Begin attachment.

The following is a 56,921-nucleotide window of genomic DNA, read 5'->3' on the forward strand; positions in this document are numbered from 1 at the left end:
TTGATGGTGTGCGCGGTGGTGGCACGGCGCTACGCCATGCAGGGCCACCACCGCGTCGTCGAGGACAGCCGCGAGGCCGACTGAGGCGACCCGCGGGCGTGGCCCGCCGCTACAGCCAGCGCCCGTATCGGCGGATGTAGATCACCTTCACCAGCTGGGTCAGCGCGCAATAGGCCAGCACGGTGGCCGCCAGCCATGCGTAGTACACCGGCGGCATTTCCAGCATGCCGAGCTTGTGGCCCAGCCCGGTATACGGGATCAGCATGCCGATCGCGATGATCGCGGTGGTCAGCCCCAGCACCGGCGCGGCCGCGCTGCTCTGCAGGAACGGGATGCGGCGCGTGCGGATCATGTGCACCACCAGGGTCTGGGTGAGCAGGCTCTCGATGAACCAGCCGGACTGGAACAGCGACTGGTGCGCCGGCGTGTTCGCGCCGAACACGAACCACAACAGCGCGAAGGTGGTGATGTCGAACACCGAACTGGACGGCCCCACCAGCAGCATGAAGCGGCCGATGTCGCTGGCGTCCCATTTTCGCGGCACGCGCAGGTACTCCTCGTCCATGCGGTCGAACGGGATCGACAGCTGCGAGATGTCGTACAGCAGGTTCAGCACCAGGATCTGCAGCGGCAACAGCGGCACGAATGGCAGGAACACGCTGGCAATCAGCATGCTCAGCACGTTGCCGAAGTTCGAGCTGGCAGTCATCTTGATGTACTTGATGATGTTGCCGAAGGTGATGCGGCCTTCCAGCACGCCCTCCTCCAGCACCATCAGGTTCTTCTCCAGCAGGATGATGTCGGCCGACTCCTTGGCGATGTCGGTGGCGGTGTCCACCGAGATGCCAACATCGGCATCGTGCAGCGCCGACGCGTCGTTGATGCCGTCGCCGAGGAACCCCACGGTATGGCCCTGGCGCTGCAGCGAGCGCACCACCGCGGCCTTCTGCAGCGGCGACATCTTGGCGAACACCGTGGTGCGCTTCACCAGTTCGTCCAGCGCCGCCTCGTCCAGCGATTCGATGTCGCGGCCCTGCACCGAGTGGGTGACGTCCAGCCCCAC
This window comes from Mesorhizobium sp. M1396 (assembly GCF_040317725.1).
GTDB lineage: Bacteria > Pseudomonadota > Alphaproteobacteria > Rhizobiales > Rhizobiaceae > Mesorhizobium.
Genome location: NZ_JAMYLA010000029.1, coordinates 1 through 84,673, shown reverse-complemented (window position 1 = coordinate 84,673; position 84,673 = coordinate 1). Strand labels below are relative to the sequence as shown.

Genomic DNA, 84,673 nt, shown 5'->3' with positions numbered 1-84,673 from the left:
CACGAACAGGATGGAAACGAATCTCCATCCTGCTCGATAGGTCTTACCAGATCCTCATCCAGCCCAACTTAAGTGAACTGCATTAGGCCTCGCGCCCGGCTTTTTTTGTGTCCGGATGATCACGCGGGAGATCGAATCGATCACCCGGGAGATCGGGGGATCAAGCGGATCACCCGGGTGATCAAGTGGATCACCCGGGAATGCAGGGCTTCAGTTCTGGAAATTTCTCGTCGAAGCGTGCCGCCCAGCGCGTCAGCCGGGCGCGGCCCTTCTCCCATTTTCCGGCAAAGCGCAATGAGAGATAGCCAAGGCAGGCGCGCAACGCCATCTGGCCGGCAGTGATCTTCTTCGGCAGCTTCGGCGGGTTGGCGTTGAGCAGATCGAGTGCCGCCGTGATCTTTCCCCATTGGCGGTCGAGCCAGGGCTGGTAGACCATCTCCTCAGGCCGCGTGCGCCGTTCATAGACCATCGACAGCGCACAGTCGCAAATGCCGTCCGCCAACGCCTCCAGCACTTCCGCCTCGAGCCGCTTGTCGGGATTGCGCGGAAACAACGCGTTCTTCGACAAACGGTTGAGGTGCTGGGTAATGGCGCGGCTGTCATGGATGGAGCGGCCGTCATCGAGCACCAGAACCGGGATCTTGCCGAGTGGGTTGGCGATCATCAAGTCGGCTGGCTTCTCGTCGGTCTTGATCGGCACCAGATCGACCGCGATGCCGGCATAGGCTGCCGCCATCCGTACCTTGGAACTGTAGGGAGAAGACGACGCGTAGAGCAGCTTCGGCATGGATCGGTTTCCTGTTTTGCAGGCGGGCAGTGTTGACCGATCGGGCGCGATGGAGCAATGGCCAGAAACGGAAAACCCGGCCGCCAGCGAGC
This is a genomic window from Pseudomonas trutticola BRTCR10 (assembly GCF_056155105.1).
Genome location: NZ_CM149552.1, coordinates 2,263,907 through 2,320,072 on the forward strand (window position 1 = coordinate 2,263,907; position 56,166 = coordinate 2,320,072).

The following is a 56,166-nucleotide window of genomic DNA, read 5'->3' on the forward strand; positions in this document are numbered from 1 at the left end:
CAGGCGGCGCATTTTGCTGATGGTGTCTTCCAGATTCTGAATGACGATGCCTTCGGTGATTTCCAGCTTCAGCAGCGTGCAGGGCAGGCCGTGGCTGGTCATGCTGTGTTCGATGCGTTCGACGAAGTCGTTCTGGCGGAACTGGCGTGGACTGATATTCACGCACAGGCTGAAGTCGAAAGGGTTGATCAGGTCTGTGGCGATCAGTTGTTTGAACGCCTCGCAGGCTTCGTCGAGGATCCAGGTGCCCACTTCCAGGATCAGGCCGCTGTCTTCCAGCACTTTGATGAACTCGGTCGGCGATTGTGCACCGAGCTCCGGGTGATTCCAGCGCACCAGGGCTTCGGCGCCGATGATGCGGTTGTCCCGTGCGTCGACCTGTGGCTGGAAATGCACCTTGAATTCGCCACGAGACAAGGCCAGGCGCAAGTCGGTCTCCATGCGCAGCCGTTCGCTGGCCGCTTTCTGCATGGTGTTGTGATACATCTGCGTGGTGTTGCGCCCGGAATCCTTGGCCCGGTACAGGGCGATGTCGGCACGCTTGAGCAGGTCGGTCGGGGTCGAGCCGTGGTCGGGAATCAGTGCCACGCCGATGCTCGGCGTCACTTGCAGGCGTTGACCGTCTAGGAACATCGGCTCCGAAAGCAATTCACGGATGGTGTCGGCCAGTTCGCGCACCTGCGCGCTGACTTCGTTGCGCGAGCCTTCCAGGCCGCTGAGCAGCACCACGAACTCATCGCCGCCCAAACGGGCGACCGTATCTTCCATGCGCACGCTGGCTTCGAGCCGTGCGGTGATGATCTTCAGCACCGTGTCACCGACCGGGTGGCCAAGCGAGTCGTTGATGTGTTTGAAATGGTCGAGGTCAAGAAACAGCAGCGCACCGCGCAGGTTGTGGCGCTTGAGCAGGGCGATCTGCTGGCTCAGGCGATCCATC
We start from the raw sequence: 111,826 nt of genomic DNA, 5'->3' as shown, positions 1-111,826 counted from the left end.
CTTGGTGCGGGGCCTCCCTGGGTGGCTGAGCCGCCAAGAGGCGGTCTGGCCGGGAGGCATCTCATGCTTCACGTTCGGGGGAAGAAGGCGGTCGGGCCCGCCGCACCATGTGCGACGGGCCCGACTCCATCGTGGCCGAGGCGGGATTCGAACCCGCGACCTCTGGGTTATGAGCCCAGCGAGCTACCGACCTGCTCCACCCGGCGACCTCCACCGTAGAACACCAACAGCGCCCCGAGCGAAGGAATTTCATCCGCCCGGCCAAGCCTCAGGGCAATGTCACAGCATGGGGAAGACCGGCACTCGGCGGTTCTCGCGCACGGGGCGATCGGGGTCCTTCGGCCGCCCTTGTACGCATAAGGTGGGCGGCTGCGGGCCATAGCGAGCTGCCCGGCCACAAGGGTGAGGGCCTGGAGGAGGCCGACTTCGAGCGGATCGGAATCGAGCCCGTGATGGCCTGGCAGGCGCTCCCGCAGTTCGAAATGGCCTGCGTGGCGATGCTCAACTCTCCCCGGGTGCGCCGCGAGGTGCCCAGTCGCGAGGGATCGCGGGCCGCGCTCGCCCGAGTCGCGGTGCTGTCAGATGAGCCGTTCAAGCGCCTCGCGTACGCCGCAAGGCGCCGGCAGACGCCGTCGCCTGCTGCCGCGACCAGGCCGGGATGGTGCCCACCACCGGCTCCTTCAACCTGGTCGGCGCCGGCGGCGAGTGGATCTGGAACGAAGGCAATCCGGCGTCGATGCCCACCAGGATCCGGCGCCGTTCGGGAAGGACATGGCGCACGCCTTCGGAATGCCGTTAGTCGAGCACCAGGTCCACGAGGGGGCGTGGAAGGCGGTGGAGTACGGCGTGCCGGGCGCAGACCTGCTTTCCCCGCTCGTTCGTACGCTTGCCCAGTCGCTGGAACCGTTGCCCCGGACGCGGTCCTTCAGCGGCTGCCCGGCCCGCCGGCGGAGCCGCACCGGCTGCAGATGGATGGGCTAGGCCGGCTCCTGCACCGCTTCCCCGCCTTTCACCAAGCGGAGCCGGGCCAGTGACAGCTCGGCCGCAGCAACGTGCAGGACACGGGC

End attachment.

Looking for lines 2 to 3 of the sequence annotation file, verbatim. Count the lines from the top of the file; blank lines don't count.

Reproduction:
TTGATGGTGTGCGCGGTGGTGGCACGGCGCTACGCCATGCAGGGCCACCACCGCGTCGTCGAGGACAGCCGCGAGGCCGACTGAGGCGACCCGCGGGCGTGGCCCGCCGCTACAGCCAGCGCCCGTATCGGCGGATGTAGATCACCTTCACCAGCTGGGTCAGCGCGCAATAGGCCAGCACGGTGGCCGCCAGCCATGCGTAGTACACCGGCGGCATTTCCAGCATGCCGAGCTTGTGGCCCAGCCCGGTATACGGGATCAGCATGCCGATCGCGATGATCGCGGTGGTCAGCCCCAGCACCGGCGCGGCCGCGCTGCTCTGCAGGAACGGGATGCGGCGCGTGCGGATCATGTGCACCACCAGGGTCTGGGTGAGCAGGCTCTCGATGAACCAGCCGGACTGGAACAGCGACTGGTGCGCCGGCGTGTTCGCGCCGAACACGAACCACAACAGCGCGAAGGTGGTGATGTCGAACACCGAACTGGACGGCCCCACCAGCAGCATGAAGCGGCCGATGTCGCTGGCGTCCCATTTTCGCGGCACGCGCAGGTACTCCTCGTCCATGCGGTCGAACGGGATCGACAGCTGCGAGATGTCGTACAGCAGGTTCAGCACCAGGATCTGCAGCGGCAACAGCGGCACGAATGGCAGGAACACGCTGGCAATCAGCATGCTCAGCACGTTGCCGAAGTTCGAGCTGGCAGTCATCTTGATGTACTTGATGATGTTGCCGAAGGTGATGCGGCCTTCCAGCACGCCCTCCTCCAGCACCATCAGGTTCTTCTCCAGCAGGATGATGTCGGCCGACTCCTTGGCGATGTCGGTGGCGGTGTCCACCGAGATGCCAACATCGGCATCGTGCAGCGCCGACGCGTCGTTGATGCCGTCGCCGAGGAACCCCACGGTATGGCCCTGGCGCTGCAGCGAGCGCACCACCGCGGCCTTCTGCAGCGGCGACATCTTGGCGAACACCGTGGTGCGCTTCACCAGTTCGTCCAGCGCCGCCTCGTCCAGCGATTCGATGTCGCGGCCCTGCACCGAGTGGGTGACGTCCAGCCCCAC
This window comes from Mesorhizobium sp. M1396 (assembly GCF_040317725.1).